The cypress family, Cupressaceae, is one of the most commonly encountered in parks and gardens, represented by a relatively small number of species but a wealth of cultivars and hybrids of all shapes and sizes, with no shortage of different colours.
The world’s largest tree by volume – giant redwood, Sequoiadendron giganteum – and also the world’s tallest – coast redwood, Sequoia sempervirens – are also members of the cypress family. As well as these more common trees, the family contains a number of genera that are rather less well known, but no less significant. A number of these are also monotypic (i.e. the genus contains only one species) and are an important component of the Westonbirt collection.
Golden Vietnamese Cypress
The golden Vietnamese cypress, Xanthocyparis vietnamensis, is fantastically interesting. This is partly because its discovery in 1999 led to the describing of a new genus, including this species and Nootka cypress, X. nootkantensis, transferred from Chamaecyparis as a result of this discovery. It is unusual for often having juvenile, transitional and mature foliage on branches of mature trees. This character is found only naturally in a small number of other trees. Native to parts of north Vietnam and southern China, it was introduced in the early 2000s and plants are proving to be hardy at Westonbirt, thus far.
Golden Vietnamese cypress – we have over a dozen plants in the collection now and are observing their performance in different conditions across the site.
The Chinese arbor-vitae, Platycladus orientalis, is closely related to the genus Thuja, which contains the well-known western red cedar, T. plicata, and was originally placed within this genus. However, it differs from Thuja in foliage and fruit, with the presence of the latter always useful in determining genera in the cypress family. In foliage, the two genera can be separated by the leaf sprays of the Chinese arbor-vitae with both sides indistinguishable from each other, whereas Thuja have paler, sometimes white undersides. The foliage of Thuja species is aromatic when crushed, whilst that of Chinese arbor-vitae is pretty odourless. It’s always worth having a sniff!
Chinese arbor-vitae – as well as growing well at Westonbirt, it is widely grown in many parts of the world. Native to Asia, it is difficult to establish its true natural range due to its ability to spread.
All three members of the cypress family native to South America are represented at Westonbirt. They also all belong to monotypic genera. One of these, Chilean cedar, Austrocedrus chilensis, has an interesting characteristic, in that whilst it can grow with a rounded crown in the wild, in cultivation it has a rather fastigiate habit; i.e. the branches grow parallel to the main stem of the plant. This feature is shared with other members of the cypress family, including the Incense cedar, Calocedrus decurrens. Our examples are all young trees and we hope that they eventually perform a similar role to that of the incense cedar in the landscape in years to come.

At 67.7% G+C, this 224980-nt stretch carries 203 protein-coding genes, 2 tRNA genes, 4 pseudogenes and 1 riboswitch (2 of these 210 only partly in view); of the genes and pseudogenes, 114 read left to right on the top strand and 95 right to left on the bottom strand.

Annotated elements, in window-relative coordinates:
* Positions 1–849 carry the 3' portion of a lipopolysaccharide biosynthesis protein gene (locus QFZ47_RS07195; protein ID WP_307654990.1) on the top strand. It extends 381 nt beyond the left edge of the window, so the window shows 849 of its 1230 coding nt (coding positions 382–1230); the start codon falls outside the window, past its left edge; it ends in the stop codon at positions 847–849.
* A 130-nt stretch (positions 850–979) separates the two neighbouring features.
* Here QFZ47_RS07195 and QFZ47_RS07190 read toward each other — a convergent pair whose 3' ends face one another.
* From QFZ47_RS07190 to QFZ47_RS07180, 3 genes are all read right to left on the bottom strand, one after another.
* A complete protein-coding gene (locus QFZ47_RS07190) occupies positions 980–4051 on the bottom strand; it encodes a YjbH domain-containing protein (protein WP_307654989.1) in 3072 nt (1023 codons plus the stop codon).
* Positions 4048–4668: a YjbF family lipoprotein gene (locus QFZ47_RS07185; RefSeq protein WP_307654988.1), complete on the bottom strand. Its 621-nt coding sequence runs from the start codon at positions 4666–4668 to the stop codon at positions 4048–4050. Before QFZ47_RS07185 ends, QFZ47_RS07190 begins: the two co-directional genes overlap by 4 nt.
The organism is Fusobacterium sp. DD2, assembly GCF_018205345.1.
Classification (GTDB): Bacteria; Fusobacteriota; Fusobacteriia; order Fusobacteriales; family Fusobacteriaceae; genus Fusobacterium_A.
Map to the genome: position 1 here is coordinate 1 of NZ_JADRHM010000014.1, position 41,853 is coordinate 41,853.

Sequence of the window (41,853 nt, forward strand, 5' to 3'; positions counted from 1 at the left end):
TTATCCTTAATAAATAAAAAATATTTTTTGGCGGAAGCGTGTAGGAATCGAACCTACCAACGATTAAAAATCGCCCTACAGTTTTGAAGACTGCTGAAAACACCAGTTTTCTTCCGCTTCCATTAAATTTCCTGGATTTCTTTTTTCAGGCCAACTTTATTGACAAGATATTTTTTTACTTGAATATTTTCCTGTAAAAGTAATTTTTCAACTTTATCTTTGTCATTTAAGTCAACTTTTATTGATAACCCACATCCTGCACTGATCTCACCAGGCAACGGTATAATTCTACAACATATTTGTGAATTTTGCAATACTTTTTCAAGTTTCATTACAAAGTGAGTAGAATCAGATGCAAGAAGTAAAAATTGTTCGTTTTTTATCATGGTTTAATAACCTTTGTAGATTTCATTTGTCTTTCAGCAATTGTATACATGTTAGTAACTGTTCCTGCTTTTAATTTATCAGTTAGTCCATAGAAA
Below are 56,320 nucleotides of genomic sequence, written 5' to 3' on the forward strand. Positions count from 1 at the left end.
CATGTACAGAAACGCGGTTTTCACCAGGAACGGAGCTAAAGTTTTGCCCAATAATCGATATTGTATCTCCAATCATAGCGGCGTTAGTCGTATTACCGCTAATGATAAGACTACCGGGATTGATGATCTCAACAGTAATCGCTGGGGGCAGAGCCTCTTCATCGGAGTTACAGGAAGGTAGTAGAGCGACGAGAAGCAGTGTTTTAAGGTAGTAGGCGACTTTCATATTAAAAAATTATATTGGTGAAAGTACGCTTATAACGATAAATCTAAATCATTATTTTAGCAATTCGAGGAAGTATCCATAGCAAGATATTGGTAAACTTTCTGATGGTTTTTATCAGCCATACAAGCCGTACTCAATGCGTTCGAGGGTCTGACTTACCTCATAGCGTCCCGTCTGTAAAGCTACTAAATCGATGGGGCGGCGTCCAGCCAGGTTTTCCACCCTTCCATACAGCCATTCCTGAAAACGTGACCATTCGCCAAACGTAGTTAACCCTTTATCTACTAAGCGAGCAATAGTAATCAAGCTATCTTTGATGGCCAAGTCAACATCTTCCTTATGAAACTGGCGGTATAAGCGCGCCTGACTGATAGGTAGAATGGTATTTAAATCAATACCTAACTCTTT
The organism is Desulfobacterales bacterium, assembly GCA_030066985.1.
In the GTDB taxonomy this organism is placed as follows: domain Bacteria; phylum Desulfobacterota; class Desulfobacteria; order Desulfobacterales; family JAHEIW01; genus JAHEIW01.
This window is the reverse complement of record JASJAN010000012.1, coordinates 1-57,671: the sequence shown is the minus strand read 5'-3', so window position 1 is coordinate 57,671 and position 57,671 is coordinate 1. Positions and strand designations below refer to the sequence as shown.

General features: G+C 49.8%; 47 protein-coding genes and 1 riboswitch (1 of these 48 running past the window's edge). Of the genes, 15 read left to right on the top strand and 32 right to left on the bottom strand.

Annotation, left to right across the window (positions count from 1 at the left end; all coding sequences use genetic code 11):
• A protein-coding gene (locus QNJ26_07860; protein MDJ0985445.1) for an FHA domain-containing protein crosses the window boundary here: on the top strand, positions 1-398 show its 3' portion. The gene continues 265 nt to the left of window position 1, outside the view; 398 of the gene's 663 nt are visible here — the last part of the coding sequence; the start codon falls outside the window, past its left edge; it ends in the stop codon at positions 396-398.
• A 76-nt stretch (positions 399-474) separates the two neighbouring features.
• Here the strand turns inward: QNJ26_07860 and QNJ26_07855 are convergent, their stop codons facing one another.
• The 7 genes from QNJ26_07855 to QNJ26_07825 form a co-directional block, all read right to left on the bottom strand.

Chilean cedar – though commonly known as a ‘cedar’, it is not in closely related to the true cedars in the genus Cedrus. Common names can be confusing!
The second of the South American trio is alerce, Fitzroya cupressoides. Like many coniferous species, it is threatened with extinction in its native habitat and is classified as Endangered on the IUCN Red List of Threatened Species. It is also listed on Appendix 1 of the Convention on International Trade in Endangered Species (CITES). A third of cypress family representative from South America, Pilgerodendron uviferum, are also included in this list, with international trade of these species banned. Until recently, genetic stock of alerce in cultivation was very narrow. The work of the International Conifer Conservation Programme, led by RBG Edinburgh, has somewhat boosted this and as a partner organisation, we grow plants as part of this initiative.
Alerce – some botanists believe this species to be the second-longest living trees on Earth. The trees wouldn't look out of place in Jurassic Park!
Clues to the identification of plants are often in the name, and the specific epithet of Taiwania cryptomerioides denotes its likeness to another member of the cypress family, Japanese cedar, Cryptomeria japonica. It is the juvenile foliage of the Taiwania cryptomerioides that resembles the adult foliage of Japanese cedar, with no examples in UK cultivation yet to develop adult foliage. One of our young plants is growing particularly well, though while it grows to 60 metres in its native Taiwan, we might be a little too optimistic to expect it to attain the same stature here!
Taiwania – The genus is named after the island of Taiwan, from where it first became known to the botanical community in 1910.